Ok the title maybe a little misleading. Its hasn’t actually rained too much, but enough so all the prices on the west coast islands are fabulously low. Win! So last time we left you we were saying goodbye to Malaysia and heading north to Thailand. Instead of taking the direct tourist minibuses to an island paradise (as you may know they’re not our favourites) we hopped on the train from Butterworth to Hat-Yai, doing the border crossing in some small town in the middle. The border crossing was pretty straight forward and involved walking around in a circle to various booths where different people stamped your passport. You leave via the same door you came in but hey-presto your in a different country…odd huh. We did however have one nervous moment while standing at one of these booths…. our train started to move away, luckily not very far, but far enough to cause a brief moment of sheer panic.
Hat-Yai, according to all government websites, is to be avoided like the plague. Apparently it has some terrorists or something, but with one of us being from Northern Ireland, that didn’t bother us too much. What we found was a very pleasant town, a nice hotel for the night, and a lively market which supplied us with a cheap and tasty breakfast before we jumped on a bus to Trang.
Trang is probably not a place on many peoples itineraries as they travel through Thailand, but as it was a good place to reach the islands from so we thought we would spend the night and explore. We found a cheap and cheerful room (mainly cheap) at PJ’s guesthouse in the centre of town and set about exploring the hot and sweaty town. What strikes you first about Trang is the surprising number of statues, in all sizes and colours of dugongs (incase you don’t know what they are click here). This at first was a little weird, but we later found out that these endangered animals live happily just of the coast of the Trang provence, and so had been adopted as the provinces symbol, this made a little more sense, but why they had a statue of naked children riding on the back of dugongs still does not.
No doubt one of our highlights of our trip to Trang was a visit to the local night market and our first introduction to authentic Thai food. The market, which is dubbed one of the best in south Thailand, was bustling and we snooped around for the busiest stall to have dinner at. What we ended up with was a bowl noodles and sauce each, and then at our table a spread of different herbs, vegetables, pickles and eggs which we could use to “pimp” or dinner, and at only 20 baht per person (36p) we really couldn’t complain.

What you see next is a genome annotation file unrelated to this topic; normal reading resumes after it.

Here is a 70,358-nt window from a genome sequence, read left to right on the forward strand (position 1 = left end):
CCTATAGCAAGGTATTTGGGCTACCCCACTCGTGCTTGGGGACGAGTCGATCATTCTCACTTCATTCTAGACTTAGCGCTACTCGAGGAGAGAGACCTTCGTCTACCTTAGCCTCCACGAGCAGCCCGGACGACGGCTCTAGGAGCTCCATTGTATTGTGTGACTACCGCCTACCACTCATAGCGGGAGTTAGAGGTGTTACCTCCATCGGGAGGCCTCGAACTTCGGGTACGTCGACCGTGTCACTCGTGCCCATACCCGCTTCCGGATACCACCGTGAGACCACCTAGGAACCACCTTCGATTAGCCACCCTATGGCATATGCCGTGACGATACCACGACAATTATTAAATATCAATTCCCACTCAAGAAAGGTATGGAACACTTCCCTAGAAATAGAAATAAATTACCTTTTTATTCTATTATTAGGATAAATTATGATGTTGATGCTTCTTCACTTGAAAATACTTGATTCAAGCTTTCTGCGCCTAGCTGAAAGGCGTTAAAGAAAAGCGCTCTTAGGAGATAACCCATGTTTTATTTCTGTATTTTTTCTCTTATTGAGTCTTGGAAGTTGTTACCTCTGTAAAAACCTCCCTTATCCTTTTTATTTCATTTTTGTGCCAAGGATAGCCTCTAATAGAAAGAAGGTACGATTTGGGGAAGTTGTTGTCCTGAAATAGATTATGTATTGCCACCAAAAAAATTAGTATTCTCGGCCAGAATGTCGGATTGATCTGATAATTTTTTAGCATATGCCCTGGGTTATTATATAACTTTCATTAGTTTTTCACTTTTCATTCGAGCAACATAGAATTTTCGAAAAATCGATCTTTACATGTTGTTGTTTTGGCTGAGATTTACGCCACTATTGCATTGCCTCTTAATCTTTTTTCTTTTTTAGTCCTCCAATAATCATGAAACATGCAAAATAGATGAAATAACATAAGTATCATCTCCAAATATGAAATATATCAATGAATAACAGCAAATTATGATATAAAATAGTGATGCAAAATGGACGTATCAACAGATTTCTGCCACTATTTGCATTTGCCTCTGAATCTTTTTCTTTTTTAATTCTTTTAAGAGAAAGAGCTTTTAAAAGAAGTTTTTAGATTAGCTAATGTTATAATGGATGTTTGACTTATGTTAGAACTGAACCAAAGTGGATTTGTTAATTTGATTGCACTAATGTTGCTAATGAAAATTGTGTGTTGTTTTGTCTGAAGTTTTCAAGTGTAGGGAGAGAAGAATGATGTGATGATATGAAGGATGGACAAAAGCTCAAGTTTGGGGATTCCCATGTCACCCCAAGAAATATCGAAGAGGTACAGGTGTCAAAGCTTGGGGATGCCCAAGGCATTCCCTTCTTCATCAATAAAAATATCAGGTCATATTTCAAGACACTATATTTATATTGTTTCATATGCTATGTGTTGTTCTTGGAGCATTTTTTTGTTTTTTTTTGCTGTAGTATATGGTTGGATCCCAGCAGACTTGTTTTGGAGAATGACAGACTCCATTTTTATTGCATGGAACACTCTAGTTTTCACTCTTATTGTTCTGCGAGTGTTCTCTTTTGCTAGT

Feeling the need for some beach time we headed off in search of the Trang islands, with the first stop being Ko Mook. After a brief journey in a particularly unstable feeling boat, we arrived at an island with blue skys, crystal clear water and empty golden beaches – we never really shared the beach with more than 4 other people. We spent a few days not doing much except getting covered in sand and reading, however we did find time to fit in a bit of snorkelling and visit the islands famous Emerald Cave. From your boat you jump in the sea (get stung by jellyfish – this part wasn’t pleasant) and swim into a low cave just above the waterline, After about 10m you take a sharp turn and are plunged into total darkness.. thats where it starts to get interesting. Swimming through the cave, following the sound of the one dude who’s got a tiny torch that seems to point no where, you finally see an opening at the end – the light at the end of the tunnel if you will. When you go through this opening you find yourself in a beautiful hidden sandy cove, surrounded by forested cliffs on all sides. Certainly a beautiful sight, but would probably have been better had we not been sharing it with around 50 other people who had taken a sunday day trip to the cave (this did provide its own entertainment though).
After all this excitement and in need of a bit more action and some reliable electricity we “island hopped” to the larger Ko Lanta. Touristy and busy in peak season but cheaper and quieter in the low season, we managed to hit the island at just the right time. It had just turned into the low season (from 1st May) but the monsoon rains are not at there worst, we had the odd shower and storm but nothing to complain about. It was Ryans birthday while we were there so we treated ourselves to lovely air conditioned (air -con is a real treat), beach side bungalow at Time For Lime, an accommodation and cooking school combo where all the profits go to the Ko Lanta Animal Sanctuary (this also meant there were lots of cats and dogs to play with at the bungalows). Doing our bit for charity we thoroughly enjoyed helping out by sipping some delicious cocktails on the beach, knowing that every mojito we drank we where saving the lives of some cats and dogs – it was tough but we feel like we did our part.
As you may have noticed throughout the journey so far we quite like our food, so what better way to fully appreciate thai food that to learn to cook it. At the time for lime cooking school, we spent the afternoon learning how to make some delicious Pad Thai (probably one of Thailands most famous dishes), some papaya salad, sweet and sour fish and stir fried water spinach (which included a lot of flames). The class was fun and we left with the skills, recipes and apron in hand. Look out friends and family thai is on the menu when we eventually return!
The rest of our time in Ko Lanta we spent laying on the beach, sipping beer in hammocks, exploring the islands on mopeds and giving medical assistance to two german girls who’s moped’s breaks failed on a steep hill and ran into a tree. No one was hurt too badly, but thats a story for another time.
Our first island hopping experience has been great, but its now time to head back to the mainland in search of a little more authentic Thai culture…